1) To act for the preservation and promotion of Kobudo. The various arts that comprise “kobudo” are the traditional cultural assets of our country.
2) To assume responsibility for one part of the general idea of lifetime education and wellness. In other words, one of our goals is to contribute to the maintenance and enlightenment of good morals and manners in our country.
3) To contribute to the cultivation of our human character and human nature. We aim to contribute to the raising of our youth soundly and increasing the physical strength of our young people.
Question: Can you tell us about the history of the association? How and why was it created?
Sensei: The association was created on February 3, 1935. On April 4, 1940, we, the association, got permission for the foundation of our association. And from that time onwards, we have continued to act for the preservation and promotion of Kobudo in general and all the arts which comprise it, which are Japanese traditional cultural assets.
However, with the end of World War II, the GHQ*, the General Headquarters, prohibited the practice of martial arts and went about to dissolve the martial arts groups in Japan. Furthermore, the GHQ ordered the purging of the officers of such groups. So, many groups were broken up by nomination and in sequence.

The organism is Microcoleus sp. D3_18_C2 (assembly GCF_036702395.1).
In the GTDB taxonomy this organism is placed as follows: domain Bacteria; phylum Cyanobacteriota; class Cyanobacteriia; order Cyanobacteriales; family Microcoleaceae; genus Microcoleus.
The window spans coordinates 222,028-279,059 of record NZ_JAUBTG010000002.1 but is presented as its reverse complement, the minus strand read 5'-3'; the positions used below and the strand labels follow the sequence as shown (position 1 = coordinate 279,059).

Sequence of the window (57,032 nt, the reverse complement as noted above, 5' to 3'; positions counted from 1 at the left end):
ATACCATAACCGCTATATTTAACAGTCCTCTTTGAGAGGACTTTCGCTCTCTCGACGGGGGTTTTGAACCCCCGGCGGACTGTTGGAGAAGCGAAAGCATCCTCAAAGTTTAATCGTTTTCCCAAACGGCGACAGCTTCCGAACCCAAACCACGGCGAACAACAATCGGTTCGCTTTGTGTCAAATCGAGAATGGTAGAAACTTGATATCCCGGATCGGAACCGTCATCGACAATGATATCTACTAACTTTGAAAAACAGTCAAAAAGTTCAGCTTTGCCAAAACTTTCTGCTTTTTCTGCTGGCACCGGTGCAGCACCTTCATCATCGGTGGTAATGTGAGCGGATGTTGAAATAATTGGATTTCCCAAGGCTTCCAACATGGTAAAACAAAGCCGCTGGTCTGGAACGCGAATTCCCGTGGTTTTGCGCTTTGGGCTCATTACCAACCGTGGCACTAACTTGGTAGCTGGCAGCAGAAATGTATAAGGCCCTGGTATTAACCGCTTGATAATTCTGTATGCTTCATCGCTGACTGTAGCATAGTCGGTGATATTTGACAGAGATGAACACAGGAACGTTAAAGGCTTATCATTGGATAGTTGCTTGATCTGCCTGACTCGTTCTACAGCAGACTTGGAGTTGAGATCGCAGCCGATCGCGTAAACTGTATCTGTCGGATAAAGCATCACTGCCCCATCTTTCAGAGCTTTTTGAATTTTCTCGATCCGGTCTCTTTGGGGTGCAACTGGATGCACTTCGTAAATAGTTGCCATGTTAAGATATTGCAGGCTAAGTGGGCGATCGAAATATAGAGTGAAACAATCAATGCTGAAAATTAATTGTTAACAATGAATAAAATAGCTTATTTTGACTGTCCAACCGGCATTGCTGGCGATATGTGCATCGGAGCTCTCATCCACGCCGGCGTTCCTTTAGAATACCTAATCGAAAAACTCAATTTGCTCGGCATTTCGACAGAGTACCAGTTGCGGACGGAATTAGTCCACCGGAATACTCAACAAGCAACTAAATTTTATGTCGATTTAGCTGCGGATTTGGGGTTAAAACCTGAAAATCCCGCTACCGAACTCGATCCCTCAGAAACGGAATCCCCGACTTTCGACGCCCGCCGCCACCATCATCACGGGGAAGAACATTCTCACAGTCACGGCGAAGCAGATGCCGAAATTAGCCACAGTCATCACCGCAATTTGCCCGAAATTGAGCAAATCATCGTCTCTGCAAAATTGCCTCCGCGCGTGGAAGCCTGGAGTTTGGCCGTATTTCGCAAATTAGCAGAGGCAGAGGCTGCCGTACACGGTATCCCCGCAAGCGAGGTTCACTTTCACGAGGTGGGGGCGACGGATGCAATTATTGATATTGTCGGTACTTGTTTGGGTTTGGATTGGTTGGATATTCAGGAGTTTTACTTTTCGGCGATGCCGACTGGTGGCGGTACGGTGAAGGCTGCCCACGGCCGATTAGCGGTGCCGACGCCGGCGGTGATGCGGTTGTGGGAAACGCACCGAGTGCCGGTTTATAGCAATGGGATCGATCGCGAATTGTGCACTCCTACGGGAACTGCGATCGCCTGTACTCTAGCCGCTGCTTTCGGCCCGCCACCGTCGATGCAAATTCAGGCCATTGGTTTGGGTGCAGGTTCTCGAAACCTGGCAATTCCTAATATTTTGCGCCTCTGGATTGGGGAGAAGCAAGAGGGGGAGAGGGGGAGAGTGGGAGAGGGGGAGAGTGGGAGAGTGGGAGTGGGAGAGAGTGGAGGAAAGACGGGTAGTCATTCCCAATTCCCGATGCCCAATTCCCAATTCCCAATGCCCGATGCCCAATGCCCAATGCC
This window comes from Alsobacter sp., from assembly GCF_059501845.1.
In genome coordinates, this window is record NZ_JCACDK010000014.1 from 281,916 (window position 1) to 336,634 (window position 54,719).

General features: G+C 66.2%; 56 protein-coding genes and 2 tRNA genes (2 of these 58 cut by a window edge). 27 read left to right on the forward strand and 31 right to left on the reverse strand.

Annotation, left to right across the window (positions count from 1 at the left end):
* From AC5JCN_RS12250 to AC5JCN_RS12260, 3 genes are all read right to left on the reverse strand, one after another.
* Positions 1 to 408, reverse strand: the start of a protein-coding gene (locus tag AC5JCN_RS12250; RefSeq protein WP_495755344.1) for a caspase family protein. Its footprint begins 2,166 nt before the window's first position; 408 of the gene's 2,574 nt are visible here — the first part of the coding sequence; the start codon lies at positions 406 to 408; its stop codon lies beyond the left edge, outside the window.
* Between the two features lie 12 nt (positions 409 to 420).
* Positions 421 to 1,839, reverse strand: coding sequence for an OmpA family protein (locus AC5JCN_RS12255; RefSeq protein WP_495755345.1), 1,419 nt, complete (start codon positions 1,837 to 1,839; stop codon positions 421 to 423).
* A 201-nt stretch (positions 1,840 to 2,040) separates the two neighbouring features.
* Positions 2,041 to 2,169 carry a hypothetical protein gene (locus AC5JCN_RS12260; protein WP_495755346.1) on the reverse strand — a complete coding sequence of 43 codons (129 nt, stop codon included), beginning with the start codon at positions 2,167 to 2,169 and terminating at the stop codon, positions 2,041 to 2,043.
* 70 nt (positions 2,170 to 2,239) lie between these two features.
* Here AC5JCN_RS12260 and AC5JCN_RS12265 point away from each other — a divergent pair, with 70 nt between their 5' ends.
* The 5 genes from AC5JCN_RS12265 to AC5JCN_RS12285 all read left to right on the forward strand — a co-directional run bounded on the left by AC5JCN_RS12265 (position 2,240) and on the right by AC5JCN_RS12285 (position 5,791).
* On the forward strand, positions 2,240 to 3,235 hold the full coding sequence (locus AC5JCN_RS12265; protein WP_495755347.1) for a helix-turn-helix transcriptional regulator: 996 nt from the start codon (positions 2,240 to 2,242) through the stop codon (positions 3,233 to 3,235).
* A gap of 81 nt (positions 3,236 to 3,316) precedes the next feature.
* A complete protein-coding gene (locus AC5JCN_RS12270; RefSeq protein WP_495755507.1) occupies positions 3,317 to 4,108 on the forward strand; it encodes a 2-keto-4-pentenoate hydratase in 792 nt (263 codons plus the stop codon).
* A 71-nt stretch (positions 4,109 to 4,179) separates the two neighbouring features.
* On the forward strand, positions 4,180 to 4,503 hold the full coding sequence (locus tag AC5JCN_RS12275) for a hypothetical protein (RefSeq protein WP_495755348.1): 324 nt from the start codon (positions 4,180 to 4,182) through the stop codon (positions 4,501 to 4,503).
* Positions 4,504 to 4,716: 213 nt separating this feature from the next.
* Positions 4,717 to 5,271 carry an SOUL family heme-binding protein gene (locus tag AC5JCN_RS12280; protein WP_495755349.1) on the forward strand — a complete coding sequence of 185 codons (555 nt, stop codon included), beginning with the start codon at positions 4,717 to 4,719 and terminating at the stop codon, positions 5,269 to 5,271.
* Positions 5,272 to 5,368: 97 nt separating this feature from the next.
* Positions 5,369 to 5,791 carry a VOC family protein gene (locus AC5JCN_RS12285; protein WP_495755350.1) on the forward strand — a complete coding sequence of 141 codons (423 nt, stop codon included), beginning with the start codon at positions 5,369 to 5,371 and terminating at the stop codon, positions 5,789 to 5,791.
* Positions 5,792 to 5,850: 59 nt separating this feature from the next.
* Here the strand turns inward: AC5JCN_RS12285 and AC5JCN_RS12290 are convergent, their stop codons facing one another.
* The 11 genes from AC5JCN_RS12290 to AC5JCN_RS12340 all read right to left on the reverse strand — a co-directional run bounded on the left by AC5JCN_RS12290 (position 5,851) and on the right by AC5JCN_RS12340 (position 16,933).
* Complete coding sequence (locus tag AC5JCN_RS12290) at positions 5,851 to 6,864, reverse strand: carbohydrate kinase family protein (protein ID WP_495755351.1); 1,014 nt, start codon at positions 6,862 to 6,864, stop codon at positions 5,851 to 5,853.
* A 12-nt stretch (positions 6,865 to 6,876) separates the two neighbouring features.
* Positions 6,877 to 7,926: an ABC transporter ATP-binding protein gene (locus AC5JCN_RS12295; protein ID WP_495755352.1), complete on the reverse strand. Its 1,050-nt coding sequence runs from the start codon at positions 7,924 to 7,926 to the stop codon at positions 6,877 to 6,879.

Our association sensed quickly the developing situation and dissolved voluntarily and became an arbitrary group on January 1, 1946.
In spite of the intense change of social conditions, we survived. We then continued to pile up many results year after year due to the efforts of the many concerned people who thought it important to preserve this part of our cultural heritage.
And I am happy to say that, due to these selfless individuals, today we have been able to reach this our 75th anniversary.Question: What is the relationship of this association with other similar organizations? Are there other similar associations?
Sensei: Yes. There is the Nihon Kobudo Kyokai (Japanese Classical Martial Arts Association).